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NILEX lacks vision

Political, economic turmoil in last five years caused low turnout on NILEX

A number of capital market experts and managers of small and medium-sized enterprises (SMEs) registered in Nile Exchange (NILEX) said that NILEX still lacks governmental vision which could turn it into major financier of SMEs rather than banks.

Although Egypt had launched a bourse to finance SMEs eight years ago, it has attracted only 31 companies so far. Twenty-three companies are already registered and their shares are offered for trading with an average of less than four companies annually.

Chairman and CEO of Eagle Financial Consultancy Yasser Emara said NILEX has failed in achieving its goal of helping small companies to receive funds away from the banks, as well as increasing the owners and bringing new contributors.

NILEX has failed as its registered companies could not increase their capitals to finance required expansions and their shares witnessed severe decline during the last period.

He did not deny that NILEX and Egyptian Exchange were affected by the economic slowdown suffered by the country since 2011 due to political instability.

Only seven companies out of 31 registered companies have increased their capital to reach only EGP 100m. Univert Food Industries (UNFO) has around 49.8% of the total funds, estimated at EGP 50.2m.

Emara pointed out that the rest of the NILEX’s registered companies suffer a recession in trading volumes. He urged the concerned authorities to facilitate the procedures of registration, offering shares and trading to encourage companies to register and attract individuals to buy and sell shares and increase the companies’ capital.

He suggested that NILEX’s companies can offer bonds susceptible of turning into shares to be purchased by banks within the Central Bank of Egypt’s (CBE) last initiative to provide large funds for SMEs.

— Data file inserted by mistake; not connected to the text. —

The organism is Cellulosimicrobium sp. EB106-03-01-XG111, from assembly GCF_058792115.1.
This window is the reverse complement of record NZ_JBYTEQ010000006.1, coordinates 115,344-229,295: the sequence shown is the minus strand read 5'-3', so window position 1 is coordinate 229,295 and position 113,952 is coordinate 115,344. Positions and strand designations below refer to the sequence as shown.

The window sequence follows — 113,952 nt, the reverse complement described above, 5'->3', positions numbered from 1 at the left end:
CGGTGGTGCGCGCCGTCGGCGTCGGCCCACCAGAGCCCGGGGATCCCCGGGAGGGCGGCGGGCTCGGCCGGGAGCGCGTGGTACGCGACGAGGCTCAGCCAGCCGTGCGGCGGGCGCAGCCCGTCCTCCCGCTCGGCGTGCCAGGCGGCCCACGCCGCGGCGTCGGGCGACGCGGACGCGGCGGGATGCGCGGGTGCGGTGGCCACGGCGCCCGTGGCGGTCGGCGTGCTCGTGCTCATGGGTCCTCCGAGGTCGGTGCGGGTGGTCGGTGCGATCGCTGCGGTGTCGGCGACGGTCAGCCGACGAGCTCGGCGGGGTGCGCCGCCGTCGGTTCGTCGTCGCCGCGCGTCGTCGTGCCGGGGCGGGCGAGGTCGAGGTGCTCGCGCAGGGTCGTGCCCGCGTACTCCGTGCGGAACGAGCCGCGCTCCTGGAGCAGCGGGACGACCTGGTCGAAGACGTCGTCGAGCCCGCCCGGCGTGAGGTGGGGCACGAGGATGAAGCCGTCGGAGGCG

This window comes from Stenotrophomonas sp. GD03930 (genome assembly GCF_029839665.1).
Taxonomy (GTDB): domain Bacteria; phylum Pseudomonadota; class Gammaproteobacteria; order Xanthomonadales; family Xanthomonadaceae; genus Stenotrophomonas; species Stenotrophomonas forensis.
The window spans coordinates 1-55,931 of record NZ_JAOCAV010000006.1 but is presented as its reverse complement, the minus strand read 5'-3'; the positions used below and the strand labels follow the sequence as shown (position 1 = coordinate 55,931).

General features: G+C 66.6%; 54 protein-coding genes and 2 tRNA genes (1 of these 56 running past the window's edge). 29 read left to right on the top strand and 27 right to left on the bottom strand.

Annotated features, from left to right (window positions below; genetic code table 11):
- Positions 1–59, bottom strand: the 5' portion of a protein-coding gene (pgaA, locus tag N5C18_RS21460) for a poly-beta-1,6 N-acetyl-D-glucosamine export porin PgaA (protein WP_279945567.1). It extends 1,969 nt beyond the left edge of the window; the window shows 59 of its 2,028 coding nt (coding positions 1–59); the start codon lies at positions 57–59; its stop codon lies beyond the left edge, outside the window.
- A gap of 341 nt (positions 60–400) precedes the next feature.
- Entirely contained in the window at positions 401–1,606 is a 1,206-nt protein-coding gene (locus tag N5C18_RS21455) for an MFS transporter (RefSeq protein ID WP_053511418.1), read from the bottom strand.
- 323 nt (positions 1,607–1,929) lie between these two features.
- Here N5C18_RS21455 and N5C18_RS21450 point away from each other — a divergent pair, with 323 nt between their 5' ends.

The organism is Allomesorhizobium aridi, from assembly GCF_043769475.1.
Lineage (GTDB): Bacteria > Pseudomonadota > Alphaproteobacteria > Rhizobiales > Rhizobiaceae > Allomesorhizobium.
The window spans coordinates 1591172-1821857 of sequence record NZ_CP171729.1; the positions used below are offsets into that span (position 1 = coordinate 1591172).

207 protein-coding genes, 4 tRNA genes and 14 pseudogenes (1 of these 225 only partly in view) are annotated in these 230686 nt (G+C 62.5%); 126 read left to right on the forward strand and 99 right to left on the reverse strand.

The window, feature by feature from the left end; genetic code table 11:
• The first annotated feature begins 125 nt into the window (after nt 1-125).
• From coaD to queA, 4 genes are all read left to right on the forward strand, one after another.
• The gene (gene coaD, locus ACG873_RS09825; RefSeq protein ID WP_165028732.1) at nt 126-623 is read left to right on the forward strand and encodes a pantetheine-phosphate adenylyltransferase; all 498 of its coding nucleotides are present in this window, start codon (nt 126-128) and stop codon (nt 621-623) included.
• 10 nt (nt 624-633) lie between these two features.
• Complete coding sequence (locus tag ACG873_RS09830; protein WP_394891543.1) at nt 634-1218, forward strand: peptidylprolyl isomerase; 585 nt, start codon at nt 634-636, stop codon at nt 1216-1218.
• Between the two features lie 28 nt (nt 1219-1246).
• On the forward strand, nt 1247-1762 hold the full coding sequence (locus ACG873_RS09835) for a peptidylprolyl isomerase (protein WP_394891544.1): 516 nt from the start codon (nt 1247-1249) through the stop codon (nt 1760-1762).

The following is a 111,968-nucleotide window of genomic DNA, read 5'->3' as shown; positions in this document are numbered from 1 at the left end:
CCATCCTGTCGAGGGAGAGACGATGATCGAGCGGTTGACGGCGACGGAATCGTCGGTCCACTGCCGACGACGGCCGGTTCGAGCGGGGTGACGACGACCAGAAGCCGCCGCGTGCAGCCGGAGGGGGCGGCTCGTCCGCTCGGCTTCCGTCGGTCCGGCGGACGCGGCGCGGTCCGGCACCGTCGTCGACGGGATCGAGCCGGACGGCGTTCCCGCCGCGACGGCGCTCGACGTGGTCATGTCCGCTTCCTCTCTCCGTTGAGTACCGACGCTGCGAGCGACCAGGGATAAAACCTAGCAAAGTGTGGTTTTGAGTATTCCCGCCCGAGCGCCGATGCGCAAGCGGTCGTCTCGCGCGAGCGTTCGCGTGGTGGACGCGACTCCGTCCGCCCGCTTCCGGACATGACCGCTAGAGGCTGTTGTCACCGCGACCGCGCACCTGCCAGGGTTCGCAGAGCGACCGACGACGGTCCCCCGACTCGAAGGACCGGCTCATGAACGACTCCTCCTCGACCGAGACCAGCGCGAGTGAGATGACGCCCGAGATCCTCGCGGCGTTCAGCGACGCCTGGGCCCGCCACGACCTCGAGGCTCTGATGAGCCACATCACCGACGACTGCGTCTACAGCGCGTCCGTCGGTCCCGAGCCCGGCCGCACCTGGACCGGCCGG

Emara noted that his company has contributed to register three companies in NILEX so far, and there are another two companies underway. He urged the ministries of investment and finance, and the CBE to stimulate the secondary market of bonds which allows selling and purchase of bonds after the initial public offering (IPO).

Chairman of MB for Engineering and Contracting Ahmed Bahaa El-Din said that NILEX is a major source for providing finances for SMEs looking for diversification of its financing tools.

NILEX has not developed to the extent required so far because of instability in the country over the past five years.

Bahaa El-Din said that he will offer a share of his company in a few days to implement expansions in his factory, which assembles electricity panels and electrical transformers in Sadat City, over the coming years.

He added that registering his company in NILEX was a good chance to increase its capital, especially as it seeks to sign new deals in Egyptian market in 2016.

In May 2012, UNFO increased its cash capital from EGP 39.6m to EGP 59.6m, and then recorded EGP 80m in January 2015 and EGP 89.9m by the end of 2015.

Hence, UNFO received finances of EGP 50.2m within three years, and it seeks now to increase its capital for the third time to reach EGP 100m.

The increase of the company’s finances contributed to an increase in profits to reach EGP 1.8m after the first nine months of 2015; whereas the company had recorded profits of only EGP 183,700 during 2010, before it was registered in the bourse.